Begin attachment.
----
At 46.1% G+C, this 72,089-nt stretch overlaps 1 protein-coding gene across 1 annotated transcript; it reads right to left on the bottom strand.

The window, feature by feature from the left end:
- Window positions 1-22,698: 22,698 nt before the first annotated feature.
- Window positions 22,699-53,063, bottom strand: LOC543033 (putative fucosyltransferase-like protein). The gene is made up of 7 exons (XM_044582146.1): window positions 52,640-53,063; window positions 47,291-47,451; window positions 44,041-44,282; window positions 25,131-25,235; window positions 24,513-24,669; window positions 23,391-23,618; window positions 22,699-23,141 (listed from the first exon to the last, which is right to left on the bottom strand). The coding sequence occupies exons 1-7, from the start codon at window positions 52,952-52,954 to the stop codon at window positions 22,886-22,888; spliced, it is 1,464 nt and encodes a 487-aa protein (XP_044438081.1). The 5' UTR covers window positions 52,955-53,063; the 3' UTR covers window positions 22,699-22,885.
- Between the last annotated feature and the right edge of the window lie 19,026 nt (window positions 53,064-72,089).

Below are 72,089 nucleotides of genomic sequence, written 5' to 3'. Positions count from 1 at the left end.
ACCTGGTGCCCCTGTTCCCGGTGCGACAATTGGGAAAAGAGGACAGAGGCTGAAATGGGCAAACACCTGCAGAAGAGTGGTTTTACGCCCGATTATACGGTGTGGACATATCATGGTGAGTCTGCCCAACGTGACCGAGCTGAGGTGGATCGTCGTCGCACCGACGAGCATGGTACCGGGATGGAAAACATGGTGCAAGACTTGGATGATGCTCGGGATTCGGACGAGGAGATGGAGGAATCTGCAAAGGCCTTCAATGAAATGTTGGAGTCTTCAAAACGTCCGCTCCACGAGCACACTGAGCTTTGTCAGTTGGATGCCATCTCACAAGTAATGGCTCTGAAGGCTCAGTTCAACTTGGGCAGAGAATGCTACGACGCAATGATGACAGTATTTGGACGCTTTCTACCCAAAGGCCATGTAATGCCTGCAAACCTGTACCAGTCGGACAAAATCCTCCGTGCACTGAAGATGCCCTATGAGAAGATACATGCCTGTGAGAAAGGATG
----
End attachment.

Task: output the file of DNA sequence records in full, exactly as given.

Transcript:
At 46.1% G+C, this 72,089-nt stretch overlaps 1 protein-coding gene across 1 annotated transcript; it reads right to left on the bottom strand.

The window, feature by feature from the left end:
- Window positions 1-22,698: 22,698 nt before the first annotated feature.
- Window positions 22,699-53,063, bottom strand: LOC543033 (putative fucosyltransferase-like protein). The gene is made up of 7 exons (XM_044582146.1): window positions 52,640-53,063; window positions 47,291-47,451; window positions 44,041-44,282; window positions 25,131-25,235; window positions 24,513-24,669; window positions 23,391-23,618; window positions 22,699-23,141 (listed from the first exon to the last, which is right to left on the bottom strand). The coding sequence occupies exons 1-7, from the start codon at window positions 52,952-52,954 to the stop codon at window positions 22,886-22,888; spliced, it is 1,464 nt and encodes a 487-aa protein (XP_044438081.1). The 5' UTR covers window positions 52,955-53,063; the 3' UTR covers window positions 22,699-22,885.
- Between the last annotated feature and the right edge of the window lie 19,026 nt (window positions 53,064-72,089).

Below are 72,089 nucleotides of genomic sequence, written 5' to 3'. Positions count from 1 at the left end.
ACCTGGTGCCCCTGTTCCCGGTGCGACAATTGGGAAAAGAGGACAGAGGCTGAAATGGGCAAACACCTGCAGAAGAGTGGTTTTACGCCCGATTATACGGTGTGGACATATCATGGTGAGTCTGCCCAACGTGACCGAGCTGAGGTGGATCGTCGTCGCACCGACGAGCATGGTACCGGGATGGAAAACATGGTGCAAGACTTGGATGATGCTCGGGATTCGGACGAGGAGATGGAGGAATCTGCAAAGGCCTTCAATGAAATGTTGGAGTCTTCAAAACGTCCGCTCCACGAGCACACTGAGCTTTGTCAGTTGGATGCCATCTCACAAGTAATGGCTCTGAAGGCTCAGTTCAACTTGGGCAGAGAATGCTACGACGCAATGATGACAGTATTTGGACGCTTTCTACCCAAAGGCCATGTAATGCCTGCAAACCTGTACCAGTCGGACAAAATCCTCCGTGCACTGAAGATGCCCTATGAGAAGATACATGCCTGTGAGAAAGGATG